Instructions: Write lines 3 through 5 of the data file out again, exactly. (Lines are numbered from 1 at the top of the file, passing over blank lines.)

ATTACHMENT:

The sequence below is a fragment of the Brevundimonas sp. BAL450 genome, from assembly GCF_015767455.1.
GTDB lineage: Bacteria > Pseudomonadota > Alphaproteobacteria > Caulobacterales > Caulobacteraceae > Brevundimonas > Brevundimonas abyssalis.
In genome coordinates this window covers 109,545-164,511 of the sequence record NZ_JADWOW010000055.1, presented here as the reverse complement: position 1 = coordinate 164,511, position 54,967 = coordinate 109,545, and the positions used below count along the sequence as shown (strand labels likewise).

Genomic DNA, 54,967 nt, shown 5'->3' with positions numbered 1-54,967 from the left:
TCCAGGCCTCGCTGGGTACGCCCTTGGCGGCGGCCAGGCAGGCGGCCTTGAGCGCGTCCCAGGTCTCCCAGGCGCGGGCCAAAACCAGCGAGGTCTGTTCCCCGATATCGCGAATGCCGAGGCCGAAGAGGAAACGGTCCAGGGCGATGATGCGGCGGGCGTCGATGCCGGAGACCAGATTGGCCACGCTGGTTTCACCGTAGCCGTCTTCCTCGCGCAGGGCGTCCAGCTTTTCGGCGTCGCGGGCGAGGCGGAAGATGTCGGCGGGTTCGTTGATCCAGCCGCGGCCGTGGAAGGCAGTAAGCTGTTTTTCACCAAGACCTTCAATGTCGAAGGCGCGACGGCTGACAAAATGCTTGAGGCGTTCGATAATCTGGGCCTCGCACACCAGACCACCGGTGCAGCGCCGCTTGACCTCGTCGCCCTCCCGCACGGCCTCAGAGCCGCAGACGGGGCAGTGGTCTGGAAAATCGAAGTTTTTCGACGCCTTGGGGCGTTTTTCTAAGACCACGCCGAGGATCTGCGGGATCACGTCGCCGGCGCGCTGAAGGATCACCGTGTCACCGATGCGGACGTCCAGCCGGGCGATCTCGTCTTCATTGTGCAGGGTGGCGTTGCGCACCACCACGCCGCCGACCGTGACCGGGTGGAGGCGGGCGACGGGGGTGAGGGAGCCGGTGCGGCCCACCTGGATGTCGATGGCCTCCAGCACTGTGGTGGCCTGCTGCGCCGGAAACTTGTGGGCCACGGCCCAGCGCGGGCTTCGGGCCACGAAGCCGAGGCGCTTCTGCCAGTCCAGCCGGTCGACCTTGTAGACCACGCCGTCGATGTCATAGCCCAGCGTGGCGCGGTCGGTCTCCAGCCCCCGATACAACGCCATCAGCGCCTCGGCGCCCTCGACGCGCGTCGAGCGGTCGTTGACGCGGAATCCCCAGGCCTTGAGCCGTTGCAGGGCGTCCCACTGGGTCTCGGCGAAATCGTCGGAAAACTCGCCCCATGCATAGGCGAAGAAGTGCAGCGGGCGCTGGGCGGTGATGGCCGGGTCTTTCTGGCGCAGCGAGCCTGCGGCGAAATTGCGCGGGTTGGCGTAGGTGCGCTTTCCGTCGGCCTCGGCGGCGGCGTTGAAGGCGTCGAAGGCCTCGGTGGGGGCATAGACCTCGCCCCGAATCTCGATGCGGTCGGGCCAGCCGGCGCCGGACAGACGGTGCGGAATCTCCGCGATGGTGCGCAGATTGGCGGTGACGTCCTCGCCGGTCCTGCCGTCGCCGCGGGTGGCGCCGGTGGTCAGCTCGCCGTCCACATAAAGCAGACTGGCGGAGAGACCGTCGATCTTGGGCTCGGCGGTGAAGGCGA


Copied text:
In genome coordinates this window covers 109,545-164,511 of the sequence record NZ_JADWOW010000055.1, presented here as the reverse complement: position 1 = coordinate 164,511, position 54,967 = coordinate 109,545, and the positions used below count along the sequence as shown (strand labels likewise).

Genomic DNA, 54,967 nt, shown 5'->3' with positions numbered 1-54,967 from the left:
TCCAGGCCTCGCTGGGTACGCCCTTGGCGGCGGCCAGGCAGGCGGCCTTGAGCGCGTCCCAGGTCTCCCAGGCGCGGGCCAAAACCAGCGAGGTCTGTTCCCCGATATCGCGAATGCCGAGGCCGAAGAGGAAACGGTCCAGGGCGATGATGCGGCGGGCGTCGATGCCGGAGACCAGATTGGCCACGCTGGTTTCACCGTAGCCGTCTTCCTCGCGCAGGGCGTCCAGCTTTTCGGCGTCGCGGGCGAGGCGGAAGATGTCGGCGGGTTCGTTGATCCAGCCGCGGCCGTGGAAGGCAGTAAGCTGTTTTTCACCAAGACCTTCAATGTCGAAGGCGCGACGGCTGACAAAATGCTTGAGGCGTTCGATAATCTGGGCCTCGCACACCAGACCACCGGTGCAGCGCCGCTTGACCTCGTCGCCCTCCCGCACGGCCTCAGAGCCGCAGACGGGGCAGTGGTCTGGAAAATCGAAGTTTTTCGACGCCTTGGGGCGTTTTTCTAAGACCACGCCGAGGATCTGCGGGATCACGTCGCCGGCGCGCTGAAGGATCACCGTGTCACCGATGCGGACGTCCAGCCGGGCGATCTCGTCTTCATTGTGCAGGGTGGCGTTGCGCACCACCACGCCGCCGACCGTGACCGGGTGGAGGCGGGCGACGGGGGTGAGGGAGCCGGTGCGGCCCACCTGGATGTCGATGGCCTCCAGCACTGTGGTGGCCTGCTGCGCCGGAAACTTGTGGGCCACGGCCCAGCGCGGGCTTCGGGCCACGAAGCCGAGGCGCTTCTGCCAGTCCAGCCGGTCGACCTTGTAGACCACGCCGTCGATGTCATAGCCCAGCGTGGCGCGGTCGGTCTCCAGCCCCCGATACAACGCCATCAGCGCCTCGGCGCCCTCGACGCGCGTCGAGCGGTCGTTGACGCGGAATCCCCAGGCCTTGAGCCGTTGCAGGGCGTCCCACTGGGTCTCGGCGAAATCGTCGGAAAACTCGCCCCATGCATAGGCGAAGAAGTGCAGCGGGCGCTGGGCGGTGATGGCCGGGTCTTTCTGGCGCAGCGAGCCTGCGGCGAAATTGCGCGGGTTGGCGTAGGTGCGCTTTCCGTCGGCCTCGGCGGCGGCGTTGAAGGCGTCGAAGGCCTCGGTGGGGGCATAGACCTCGCCCCGAATCTCGATGCGGTCGGGCCAGCCGGCGCCGGACAGACGGTGCGGAATCTCCGCGATGGTGCGCAGATTGGCGGTGACGTCCTCGCCGGTCCTGCCGTCGCCGCGGGTGGCGCCGGTGGTCAGCTCGCCGTCCACATAAAGCAGACTGGCGGAGAGACCGTCGATCTTGGGCTCGGCGGTGAAGGCGA